Tuesday, November 14, 2017

Literally the Best Reviews: The Boat Runner

The Boat Runner -- Devin Murphy
Harper Perennial
400 Pages

There has been quite a bit of historical fiction on the book shelves lately. I find that there are two types of historical fiction. First there is the really good stuff, where the author has done great research and takes the time to make sure the minutiae is correct. The other is where an author sets his or her modern characters in an historic time where they stick out like sore thumbs. Devin Murphy’s debut novel, The Boat Runner, is one from the first category.

We’ve read novels set around World War II from the American, English, German, and Jewish points of view. Rarely have we seen the way a neutral nation, like The Netherlands, lived through German invasion and overhead Allied and Axis bombers. Where will loyalties lie? Will you said with the invading force, or will you become part of the Resistance?

It is 1939 and Jacob Koopman is fourteen years old and mostly unaware of the political seriousness out of Germany. With his artistic brother, Edwin, they go about daily life while his parents and uncle keep a wary eye on HItler’s advance. Mr. Koopman runs a lightbulb factory and is hoping that a contract with Volkswagen will keep him in business despite a looming war.

When the Germans invade, life is turned upside down for Koopman and his family. His father loses control of his factory and must go into hiding for sabotaging his own lines. His mother and best friends must work in the factory to make up for his father’s disappearance. Meanwhile, his uncle is leading a local resistance outfit behind the protection of a Nazi uniform.

After Allied bombs fall on his town, destroying life as he knows it, he decides to join the Germans as a way to retaliate against the deaths of his friends and family. Simply going about his life in the army, he becomes a reluctant hero for the Germans. Over four years, we see Koopman struggle with the decisions he’s faced with as the war comes right to his doorstep. Each decision he makes sends him down paths that test his morality. At some point, he lust make redemption for those choices. That is this story.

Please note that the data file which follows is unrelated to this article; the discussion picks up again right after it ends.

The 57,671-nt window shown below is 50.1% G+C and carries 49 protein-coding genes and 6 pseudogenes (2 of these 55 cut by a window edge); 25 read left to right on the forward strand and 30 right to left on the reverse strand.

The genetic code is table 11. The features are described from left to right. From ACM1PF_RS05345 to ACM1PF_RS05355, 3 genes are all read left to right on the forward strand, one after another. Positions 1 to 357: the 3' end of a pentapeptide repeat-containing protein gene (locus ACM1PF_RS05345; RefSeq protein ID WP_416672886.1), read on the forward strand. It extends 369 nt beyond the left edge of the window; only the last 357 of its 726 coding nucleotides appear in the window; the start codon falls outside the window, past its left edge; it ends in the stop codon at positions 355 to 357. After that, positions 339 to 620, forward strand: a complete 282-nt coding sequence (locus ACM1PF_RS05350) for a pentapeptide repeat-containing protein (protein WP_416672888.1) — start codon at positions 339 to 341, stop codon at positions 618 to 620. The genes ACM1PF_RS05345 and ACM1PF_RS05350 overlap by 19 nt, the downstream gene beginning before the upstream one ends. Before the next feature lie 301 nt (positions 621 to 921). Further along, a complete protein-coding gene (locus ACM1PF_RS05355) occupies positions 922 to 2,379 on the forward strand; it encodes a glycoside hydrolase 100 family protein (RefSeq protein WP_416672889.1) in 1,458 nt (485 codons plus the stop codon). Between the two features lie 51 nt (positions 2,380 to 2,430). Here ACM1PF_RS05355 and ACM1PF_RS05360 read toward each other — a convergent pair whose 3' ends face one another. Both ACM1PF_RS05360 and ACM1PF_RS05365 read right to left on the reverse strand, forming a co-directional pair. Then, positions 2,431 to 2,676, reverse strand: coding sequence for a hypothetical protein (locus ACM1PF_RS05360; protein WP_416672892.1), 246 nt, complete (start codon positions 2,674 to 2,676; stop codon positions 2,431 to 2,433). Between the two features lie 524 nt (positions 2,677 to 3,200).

I absolutely love character driven novels, especially when the characters are so richly written.Jacob Koopman is the main character of the book. The other characters are more like set pieces against which Koopman reacts. He reacts beautifully. Murphy has written a life-like character that the readers will feel real empathy for.

Devin Murphy gives the readers a slice of World War II from a distant point of view, yet not so distant that the characters were affected by the looming spectre of the conflict. Each facet of the war, as it affects their lives to greater degrees, engages the characters in new ways. How Murphy has Koopman follow each choice is in interesting study of humanity. I cannot stress enough how much the character of Jacob seemed so real. Parts of this book read like an autobiography from Jacob’s point of view. It is a fascinating read.

As I said earlier, this is Devin Murphy’s first novel. This is a great first work. The history was real. The character of Jacob Koopman was very real. Add to that, the fact that Murphy is kind of local, and it’s a win all the way around. According to his bio, he grew up near Buffalo, and attended St. Bonaventure University. I think it is always wonderful when local talent showcases their amazing abilities.

Craig Bacon hopes someday he will have a book on Amazon for everyone to read. He’s working on it. All the time. Daily. For real.